3. a stone of any size, especially one small enough to be picked up and used as a projectile.

As a verb: (late Old English roccian, probably from a Germanic base meaning ‘remove, move’; related to Dutch rukken ‘jerk, tug’ and German rücken ‘move.’ The noun dates from the early 19th century)
1. move gently to and fro or from side to side.
2. cause great shock or distress to (someone or something), especially so as to weaken or destabilize them or it.

Stone(s)
1. the hard substance, formed of mineral matter, of which rocks consist.
2. a rock or particular piece or kind of rock, as a boulder or piece of agate

Six Wordies:
Stone soups were the first rocks
Stones are just gussied up rocks
Rocks support us all, politics be-damned
My mother’s rock garden, childhood memories
“Let’s rock around the clock tonight”
Cobblestones all along the Mohawk River
Rocking chair, drying tears and comfort.

Quotations:
“Do not feel sad for your tears as rocks never regret the waterfalls”
― Munia Khan

Interesting article in The New Yorker (May 29, 2017) about the “End of Sand”, how we humans are consuming the second most plentiful resource on earth, water being the  most abundant.

As a 9/10/11 year old kid playing amongst the rocks at Compo Beach in Westport, CT.  Watching the waves wash the seaweed back and forth in irregularly shaped pools, little fiddler crabs scurrying along the sand as we chased them out of hiding, some stranded jellyfish undulating in a soon-to-be drained backwater (we would always try to save them, sometimes successfully), the huge (to a 9 year old), angular, rusty/black boulders thrown in every direction so serve as a breakwater for the beach, and the more rounded, time worn colorful granite base rocks that had been there forever, catching a quick grip on a rock edge as we slipped awkwardly on a patch of seaweed and splashing into the cold seawater anyway.  Those times among the rocks on the beach were formative for me in developing curiosity, agility, and love of natural things.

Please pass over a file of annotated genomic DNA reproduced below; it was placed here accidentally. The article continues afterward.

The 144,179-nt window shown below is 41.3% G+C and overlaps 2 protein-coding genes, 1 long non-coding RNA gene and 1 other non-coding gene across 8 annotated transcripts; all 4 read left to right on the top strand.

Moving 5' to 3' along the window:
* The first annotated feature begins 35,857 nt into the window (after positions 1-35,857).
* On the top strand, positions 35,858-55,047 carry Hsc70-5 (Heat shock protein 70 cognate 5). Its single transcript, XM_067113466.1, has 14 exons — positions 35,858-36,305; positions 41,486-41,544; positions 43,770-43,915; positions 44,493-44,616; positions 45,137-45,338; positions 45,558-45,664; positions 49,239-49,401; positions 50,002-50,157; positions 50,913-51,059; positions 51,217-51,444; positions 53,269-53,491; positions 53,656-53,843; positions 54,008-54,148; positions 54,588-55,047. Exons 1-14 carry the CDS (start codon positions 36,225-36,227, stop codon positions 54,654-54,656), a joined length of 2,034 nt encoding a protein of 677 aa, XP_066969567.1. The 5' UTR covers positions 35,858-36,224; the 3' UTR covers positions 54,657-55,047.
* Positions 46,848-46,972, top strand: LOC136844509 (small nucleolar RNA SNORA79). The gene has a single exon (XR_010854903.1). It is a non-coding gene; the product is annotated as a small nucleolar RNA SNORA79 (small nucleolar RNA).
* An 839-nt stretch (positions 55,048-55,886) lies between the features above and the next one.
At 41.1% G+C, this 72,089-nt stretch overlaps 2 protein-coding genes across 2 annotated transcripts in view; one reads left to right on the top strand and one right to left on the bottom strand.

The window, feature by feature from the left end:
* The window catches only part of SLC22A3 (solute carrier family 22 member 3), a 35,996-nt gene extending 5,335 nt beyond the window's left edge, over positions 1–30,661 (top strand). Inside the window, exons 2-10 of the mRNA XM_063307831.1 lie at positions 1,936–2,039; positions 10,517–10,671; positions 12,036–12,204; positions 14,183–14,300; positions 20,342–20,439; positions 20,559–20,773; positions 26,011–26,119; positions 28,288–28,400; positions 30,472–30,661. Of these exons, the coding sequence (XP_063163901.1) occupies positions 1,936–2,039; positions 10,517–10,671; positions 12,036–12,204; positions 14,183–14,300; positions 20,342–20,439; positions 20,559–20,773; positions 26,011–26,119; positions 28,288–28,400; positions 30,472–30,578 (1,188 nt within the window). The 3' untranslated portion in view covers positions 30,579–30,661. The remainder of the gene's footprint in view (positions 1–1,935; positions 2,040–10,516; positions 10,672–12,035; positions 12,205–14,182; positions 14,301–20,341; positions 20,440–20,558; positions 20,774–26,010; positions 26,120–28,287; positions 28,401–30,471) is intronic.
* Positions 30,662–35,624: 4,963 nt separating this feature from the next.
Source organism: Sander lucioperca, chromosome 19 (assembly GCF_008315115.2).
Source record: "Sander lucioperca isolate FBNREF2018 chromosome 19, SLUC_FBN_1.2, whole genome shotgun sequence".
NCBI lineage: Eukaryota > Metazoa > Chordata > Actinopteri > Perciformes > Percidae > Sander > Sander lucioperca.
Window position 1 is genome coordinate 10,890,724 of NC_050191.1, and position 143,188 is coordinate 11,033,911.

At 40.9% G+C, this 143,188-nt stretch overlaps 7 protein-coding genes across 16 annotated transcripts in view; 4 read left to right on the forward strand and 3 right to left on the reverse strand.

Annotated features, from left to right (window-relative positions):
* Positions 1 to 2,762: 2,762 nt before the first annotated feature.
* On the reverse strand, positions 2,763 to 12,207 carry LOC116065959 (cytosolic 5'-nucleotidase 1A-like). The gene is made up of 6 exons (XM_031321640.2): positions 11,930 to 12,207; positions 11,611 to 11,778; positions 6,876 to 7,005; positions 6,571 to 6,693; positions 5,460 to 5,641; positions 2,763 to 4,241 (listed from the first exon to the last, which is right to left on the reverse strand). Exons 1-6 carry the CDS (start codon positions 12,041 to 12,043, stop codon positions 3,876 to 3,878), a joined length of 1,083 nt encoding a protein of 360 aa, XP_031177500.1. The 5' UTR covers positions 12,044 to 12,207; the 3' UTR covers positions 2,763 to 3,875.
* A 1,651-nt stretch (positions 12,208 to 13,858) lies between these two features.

John Buck, a very talented and spiritual stone mason, repaired our cobblestone chimney and waxed rhapsodic about the size range of cobblestones – fit in your palm, spread your fingers, full hand stretch and marginally able to hold.  He collected cobblestones along the Mohawk River.

From Stonework manual (a 41 page booklet) –
Some definitions:
Ashlar –  Stone masonry using dressed block of given dimensions having faces perpendicular to each other and laid in courses
Joggle  –  A key between the stones by providing a groove in one stone to take a corresponding concealed projection in the edges on the other stone
Corbel –  Stone bonded well into the wall with part of it projecting out of the face of wall to form a bearing surface
Quoin  – The external angle of wall or building
Spandrel –  Space between the haunches below the decking level.  ?????

Size of stones – Normally stones used should be small enough to be lifted and placed by hand. Unless otherwise indicated, the length of stones for stone masonry shall not exceed three times the height and the breadth or base~ shall not be greater than three fourth~ thickness of wall, or not less than 15cm. The height of stone may be up to 30 cm.

From Nancy:

Geologists have a saying: Rocks remember.–—Neil Armstrong

The blues had a baby and they called it Rock and Roll.—–Muddy Waters

Rockbottom became the foundation on which I rebuilt my life.—–J. K. Rowling

The violets in the mountains have broken the rocks.—–Tennesee Williams

Advice from a Rock:
Try your hardest,
Stay grounded,
Start each day with a clean slate,
Keep still,
Be well-rounded,
Live in balance,
Never take life for granite!
—–Anonymous

From Sue:

Rocks/stones/hard places-notes & quotes from Sue June 11, 2017
rock (v.1)     “to sway,” late Old English roccian “move a child gently to and fro,” related to Old Norse rykkja “to pull, tear, move,” Swedish rycka “to pull, pluck,” Middle Dutch rucken, Old High German rucchan, German rücken “to move jerkily.”

rock (n.1)     “stone, mass of mineral matter,” c. 1300, from Old English rocc (as in stanrocc “stone rock or obelisk”) and directly from Old North French roque, which is cognate with Medieval Latin rocca (8c.), from Vulgar Latin *rocca, of uncertain origin, according to Klein sometimes said to be from Celtic (compare Breton roch).